transportation or inventions... check out as many books as he can
  devour on the subject and then some more.  Watch your child light
  up with the delight of learning.

  With these 5 essential ingredients incorporated into your homeschool,
  you will experience successful learning in the lives of your children
  -- because the measure of success is children that love to learn!

  Enjoy those learning moments!


  Terri Johnson is co-author of Homeschooling ABCs –- an online
  class starting this month for brand new homeschoolers.  Don't
  let self-doubt or lack of experience rob you of the best first
  year possible!  Sign up for class at:


  Are you a veteran homeschooler in need of high school help instead?
  Terri has answers for you, too!


  Do you have comments to share?  Please do!
  Send your emails to:  mailto:heather@familyclassroom.net



      Helpful Tip


  "I just got this from a friend and, as with many websites, you
  can access more for a fee -- but there is a lot you can do/learn
  for free!" -- Joy

  Do you have an idea, experience, or tip to share?  Please write!
  Send to:  mailto:HN-ideas@familyclassroom.net

      Winning Website

  Kids Gardening - http://www.kidsgardening.com
  This is a great time of year to get outside and play in the dirt!
  Kids and families can get growing and learn important lessons about
  the plants we eat at this informative site.  There are tons of
  interactive lessons, activities, teacher plans, and more covering
  all sorts of botanical topics.  While this site also offers commercial
  products, there are plenty of free thematic lessons to last a long

  -- Cindy, www.HomeschoolingFromTheHeart.com

      Last Issue's Reader Question

  "We've been homeschooling from the beginning – 8 year old girl,
  7 year old boy, and girls 5 and 3.  Like most homeschoolers, it
  took us a couple of years to find our groove.  We finally did
  two years ago, but everything was interrupted when I broke my
  ankle.  I needed two surgeries and was laid up for two months.
  While that was going on, we also moved to a new state and a bigger
  house.  While my leg is no longer really a problem, we seem to have
  lost our groove.  I am struggling with a constant state of chaos --
  and it has gotten totally overwhelming.  I've tried FlyLady, SHE
  sisters card file, schedules -- you name it, I've tried it.  I've
  even tried the methods that worked before and I don’t seem to be
  making any progress.  Does anyone have any suggestions on how I
  can get back to some semblance of order?  Thanks." -- Mandi in SC

      Our Readers' Responses 

  "Not knowing all the areas where you have disorganization, I would
  recommend 'Full Year Notebooks' for helping to keep each child's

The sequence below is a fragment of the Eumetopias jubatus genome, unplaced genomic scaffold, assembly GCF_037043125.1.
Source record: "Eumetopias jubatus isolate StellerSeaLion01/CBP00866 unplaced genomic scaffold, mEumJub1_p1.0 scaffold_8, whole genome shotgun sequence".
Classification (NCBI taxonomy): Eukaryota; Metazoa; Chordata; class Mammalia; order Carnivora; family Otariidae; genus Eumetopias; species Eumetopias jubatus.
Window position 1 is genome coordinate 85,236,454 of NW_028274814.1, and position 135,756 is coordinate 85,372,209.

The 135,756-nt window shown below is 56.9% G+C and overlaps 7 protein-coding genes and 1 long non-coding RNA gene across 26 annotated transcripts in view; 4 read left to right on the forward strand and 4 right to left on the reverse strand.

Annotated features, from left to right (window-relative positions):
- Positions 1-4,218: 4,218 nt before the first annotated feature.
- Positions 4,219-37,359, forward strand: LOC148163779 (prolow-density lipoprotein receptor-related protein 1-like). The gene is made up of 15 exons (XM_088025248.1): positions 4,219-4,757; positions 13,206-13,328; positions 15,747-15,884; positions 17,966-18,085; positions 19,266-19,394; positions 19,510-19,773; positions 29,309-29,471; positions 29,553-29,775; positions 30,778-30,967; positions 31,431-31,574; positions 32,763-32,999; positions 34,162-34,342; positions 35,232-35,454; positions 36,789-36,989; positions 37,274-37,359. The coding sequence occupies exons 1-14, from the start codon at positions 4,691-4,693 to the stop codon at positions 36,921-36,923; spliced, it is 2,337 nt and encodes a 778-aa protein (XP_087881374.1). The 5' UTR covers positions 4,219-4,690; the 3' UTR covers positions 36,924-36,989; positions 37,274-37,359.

schoolwork organized.  I don't use the whole system, but I do have
  each child's daily work in their own notebook and keep a separate
  notebook for myself with a section for each child with lesson plans
  for what they are to do with me each day.  I do write out their
  lessons for the whole year, but many homeschooling moms just do a
  half a year at a time.  Before I used this system I had too many
  piles of schoolwork/texts, etc.  Now each child knows what they are
  to do each day and has their work on hand in their notebook.  I have
  a set of stackable plastic drawers with a drawer for each child's
  teacher's editions (for me), and each child has a plastic basket
  with their own student workbooks/texts." -- Kathy in CA

  Full Year Notebook System:


  "Mandi -- I had a similar experience several years ago when I broke
  my arm.  When I needed to regroup after my recovery, I scaled back
  to bare necessities in our activities.  We did only Bible, math and
  language for our lessons -- and meals, laundry and paying bills for
  the household.  I gradually added one thing at a time as I felt
  ready, and in time was able to add more. 
  Check your nutrition, water intake and exercise.  In my case, part
  of my problem was low energy level, which was remedied to some degree
  by healthier diet and more exercise.  Even gentle stretching can
  make you feel so much better and give you a boost of energy.  
  Don't underestimate what your children are capable of doing. Include
  them in opportunities to serve the household by doing some cleaning,
  cooking and laundry.  Keep in mind that they are two years older
  than they were back then, so their needs and capabilities are
  different." -- Mary Beth


  "Mandi -- I feel your pain.  I think I know what you're going
  through, although I am new to homeschooling. (This is our first
  year -- 5 year old boy, 4 year old boy, and girls 2 and 5 months.)